Say you've enabled Apport on Ubuntu, and you dutifully report segfaults to Launchpad.

Well, normally they won't do you much good without debug symbols. But the bug is already filed! What do you do?

Easy.

$ sudo apt-get install apport-retrace

$ sudo apport-retrace -o /tmp/trash \

> /var/crash/_usr_lib_openoffice_program_soffice.bin.1000.crash

## Tuesday, August 31, 2010

## Saturday, August 14, 2010

### Active Directory trusts

An excellent article on AD trusts can be found at Tech Republic. Another one can be found at Redmond Magazine.

Labels:
activedirectory,
microsoft

## Friday, August 13, 2010

### For posterity

The following is a very interesting slashdot post on the issues of the NBN and Gigabit speeds...

Expensive, if done right.

Expensive, if done right.

Labels:
nbn,
networking,
slashdot

## Thursday, August 12, 2010

### Pearson Product Moment Correlation Coefficient

So finally I understand how the Pearson Product Moment Correlation Coefficient, or also known simply as the correlation coefficient, works.

Firstly, you need to understand the definition of the term correlation. A correlation is a statistical association or relationship between two variables.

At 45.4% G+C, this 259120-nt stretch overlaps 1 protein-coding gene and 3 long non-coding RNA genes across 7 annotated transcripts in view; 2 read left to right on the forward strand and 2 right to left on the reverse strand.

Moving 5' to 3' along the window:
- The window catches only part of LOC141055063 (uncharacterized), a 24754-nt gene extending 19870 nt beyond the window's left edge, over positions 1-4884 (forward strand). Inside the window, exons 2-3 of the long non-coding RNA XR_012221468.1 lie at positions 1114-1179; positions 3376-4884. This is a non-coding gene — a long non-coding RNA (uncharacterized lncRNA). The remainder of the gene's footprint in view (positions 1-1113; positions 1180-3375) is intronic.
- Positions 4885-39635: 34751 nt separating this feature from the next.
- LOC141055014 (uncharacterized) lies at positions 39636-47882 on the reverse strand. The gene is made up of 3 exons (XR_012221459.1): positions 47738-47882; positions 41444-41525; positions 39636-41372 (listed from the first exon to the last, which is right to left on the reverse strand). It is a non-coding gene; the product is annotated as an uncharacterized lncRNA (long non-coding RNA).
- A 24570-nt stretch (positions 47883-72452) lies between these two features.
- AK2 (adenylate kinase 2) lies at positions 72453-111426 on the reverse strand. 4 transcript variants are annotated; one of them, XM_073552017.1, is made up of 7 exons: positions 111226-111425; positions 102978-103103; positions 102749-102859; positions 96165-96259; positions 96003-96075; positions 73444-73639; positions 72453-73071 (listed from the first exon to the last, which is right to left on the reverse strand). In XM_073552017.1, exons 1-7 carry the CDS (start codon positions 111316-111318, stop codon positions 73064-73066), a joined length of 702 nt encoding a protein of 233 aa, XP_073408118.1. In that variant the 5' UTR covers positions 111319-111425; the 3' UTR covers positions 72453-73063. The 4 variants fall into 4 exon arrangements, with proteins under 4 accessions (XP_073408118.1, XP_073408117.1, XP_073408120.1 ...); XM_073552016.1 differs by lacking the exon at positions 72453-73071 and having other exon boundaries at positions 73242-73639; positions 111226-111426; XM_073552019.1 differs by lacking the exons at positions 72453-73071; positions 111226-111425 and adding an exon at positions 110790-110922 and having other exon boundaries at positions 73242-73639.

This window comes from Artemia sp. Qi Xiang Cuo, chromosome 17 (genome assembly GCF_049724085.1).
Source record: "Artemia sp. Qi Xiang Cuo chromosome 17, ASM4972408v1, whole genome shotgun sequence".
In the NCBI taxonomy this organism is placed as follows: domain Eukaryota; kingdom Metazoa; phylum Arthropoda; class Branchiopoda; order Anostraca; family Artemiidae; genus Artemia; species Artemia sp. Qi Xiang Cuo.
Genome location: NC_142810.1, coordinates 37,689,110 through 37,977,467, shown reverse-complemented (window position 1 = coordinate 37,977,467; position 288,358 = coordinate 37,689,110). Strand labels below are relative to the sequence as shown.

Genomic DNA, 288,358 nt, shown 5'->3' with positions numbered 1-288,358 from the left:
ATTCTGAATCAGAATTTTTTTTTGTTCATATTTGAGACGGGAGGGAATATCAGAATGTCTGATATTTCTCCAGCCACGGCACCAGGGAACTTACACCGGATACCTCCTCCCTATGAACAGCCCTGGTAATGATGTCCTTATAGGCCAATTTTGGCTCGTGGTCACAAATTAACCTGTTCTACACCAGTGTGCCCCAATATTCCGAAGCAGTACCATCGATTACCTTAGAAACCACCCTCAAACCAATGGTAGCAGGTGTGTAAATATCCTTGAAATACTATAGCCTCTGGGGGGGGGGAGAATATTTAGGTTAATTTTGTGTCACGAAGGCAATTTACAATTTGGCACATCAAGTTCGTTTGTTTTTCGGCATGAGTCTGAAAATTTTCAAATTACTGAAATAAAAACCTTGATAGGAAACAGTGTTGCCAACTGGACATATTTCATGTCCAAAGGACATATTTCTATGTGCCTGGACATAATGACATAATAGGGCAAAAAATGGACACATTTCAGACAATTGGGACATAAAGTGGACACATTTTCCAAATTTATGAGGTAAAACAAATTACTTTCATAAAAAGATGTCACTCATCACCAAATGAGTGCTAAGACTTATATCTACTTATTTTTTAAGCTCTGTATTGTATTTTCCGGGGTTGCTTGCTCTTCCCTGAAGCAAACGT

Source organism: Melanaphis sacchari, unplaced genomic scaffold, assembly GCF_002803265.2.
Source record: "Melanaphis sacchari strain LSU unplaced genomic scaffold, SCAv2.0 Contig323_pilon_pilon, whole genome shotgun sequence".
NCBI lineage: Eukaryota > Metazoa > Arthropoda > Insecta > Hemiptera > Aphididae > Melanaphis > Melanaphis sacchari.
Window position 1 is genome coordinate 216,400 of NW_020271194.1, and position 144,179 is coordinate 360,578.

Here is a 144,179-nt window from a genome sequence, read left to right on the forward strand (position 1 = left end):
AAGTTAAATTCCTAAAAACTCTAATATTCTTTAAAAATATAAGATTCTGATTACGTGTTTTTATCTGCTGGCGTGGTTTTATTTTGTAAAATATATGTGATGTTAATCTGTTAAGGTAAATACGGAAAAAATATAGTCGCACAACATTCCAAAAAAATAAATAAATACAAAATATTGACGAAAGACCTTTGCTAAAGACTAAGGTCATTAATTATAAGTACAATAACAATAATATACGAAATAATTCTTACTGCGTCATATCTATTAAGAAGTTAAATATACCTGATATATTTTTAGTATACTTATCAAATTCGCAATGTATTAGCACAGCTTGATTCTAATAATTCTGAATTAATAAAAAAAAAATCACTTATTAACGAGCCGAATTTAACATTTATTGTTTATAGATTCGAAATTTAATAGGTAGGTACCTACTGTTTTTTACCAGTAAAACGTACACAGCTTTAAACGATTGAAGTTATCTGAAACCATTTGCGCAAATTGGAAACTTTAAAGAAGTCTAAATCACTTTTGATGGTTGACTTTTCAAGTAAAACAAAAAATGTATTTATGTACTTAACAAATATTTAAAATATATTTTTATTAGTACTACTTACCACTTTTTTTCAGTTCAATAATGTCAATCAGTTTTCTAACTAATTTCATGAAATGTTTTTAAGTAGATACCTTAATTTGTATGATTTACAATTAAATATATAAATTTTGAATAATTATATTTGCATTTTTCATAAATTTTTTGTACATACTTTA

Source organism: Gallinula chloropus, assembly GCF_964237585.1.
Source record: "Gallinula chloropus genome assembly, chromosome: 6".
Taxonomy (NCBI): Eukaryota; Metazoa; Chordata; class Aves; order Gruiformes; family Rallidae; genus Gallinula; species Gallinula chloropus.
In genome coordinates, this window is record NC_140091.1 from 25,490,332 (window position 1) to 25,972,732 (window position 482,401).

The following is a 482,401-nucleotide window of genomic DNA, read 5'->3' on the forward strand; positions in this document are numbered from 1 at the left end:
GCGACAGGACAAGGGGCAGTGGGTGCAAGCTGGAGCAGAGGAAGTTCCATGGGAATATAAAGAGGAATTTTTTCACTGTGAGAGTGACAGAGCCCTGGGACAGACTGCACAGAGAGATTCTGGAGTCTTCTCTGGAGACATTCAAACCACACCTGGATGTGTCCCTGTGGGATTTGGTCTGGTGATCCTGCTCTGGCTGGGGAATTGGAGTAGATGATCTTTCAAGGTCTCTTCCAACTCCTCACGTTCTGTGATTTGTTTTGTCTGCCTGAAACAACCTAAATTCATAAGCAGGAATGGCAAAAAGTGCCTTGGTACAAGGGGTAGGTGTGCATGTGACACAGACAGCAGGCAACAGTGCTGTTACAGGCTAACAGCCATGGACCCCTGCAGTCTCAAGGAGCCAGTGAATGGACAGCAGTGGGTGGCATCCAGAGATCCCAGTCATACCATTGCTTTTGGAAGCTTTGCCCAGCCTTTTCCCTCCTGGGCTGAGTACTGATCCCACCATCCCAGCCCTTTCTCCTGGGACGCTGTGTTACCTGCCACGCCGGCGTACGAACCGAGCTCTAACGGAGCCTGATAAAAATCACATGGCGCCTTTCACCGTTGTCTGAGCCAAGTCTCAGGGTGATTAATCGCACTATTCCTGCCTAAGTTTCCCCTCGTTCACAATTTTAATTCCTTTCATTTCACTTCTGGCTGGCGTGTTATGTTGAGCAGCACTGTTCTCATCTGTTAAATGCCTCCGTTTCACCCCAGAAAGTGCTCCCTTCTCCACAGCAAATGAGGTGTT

A correlation coefficient measures the strength and direction of a linear (think: straight line graph) relationship between two variables using population data.

How do we get the correlation coefficient?

So down to business: the correlation coefficient is the sum of the product of the z-scores over the number of samples.

In other words, it is:

What does this mean?

Well, firstly, the standard deviation allows us to see the variability of data in a dataset. It is the square root of the variance.

Assuming that we know all the values in the sample, then the variance is actually given by taking the deviation of each value from the mean (x - x̄) and squaring it (to ensure that the signs don't cancel themselves out...). Each squared deviation is then summed and the sum is then divided by the number of values in the sample.

In other words, the standard deviation is defined like so:

Now a z score is a way of saying how many standard deviations a value is above or below from the mean value of a particular data set.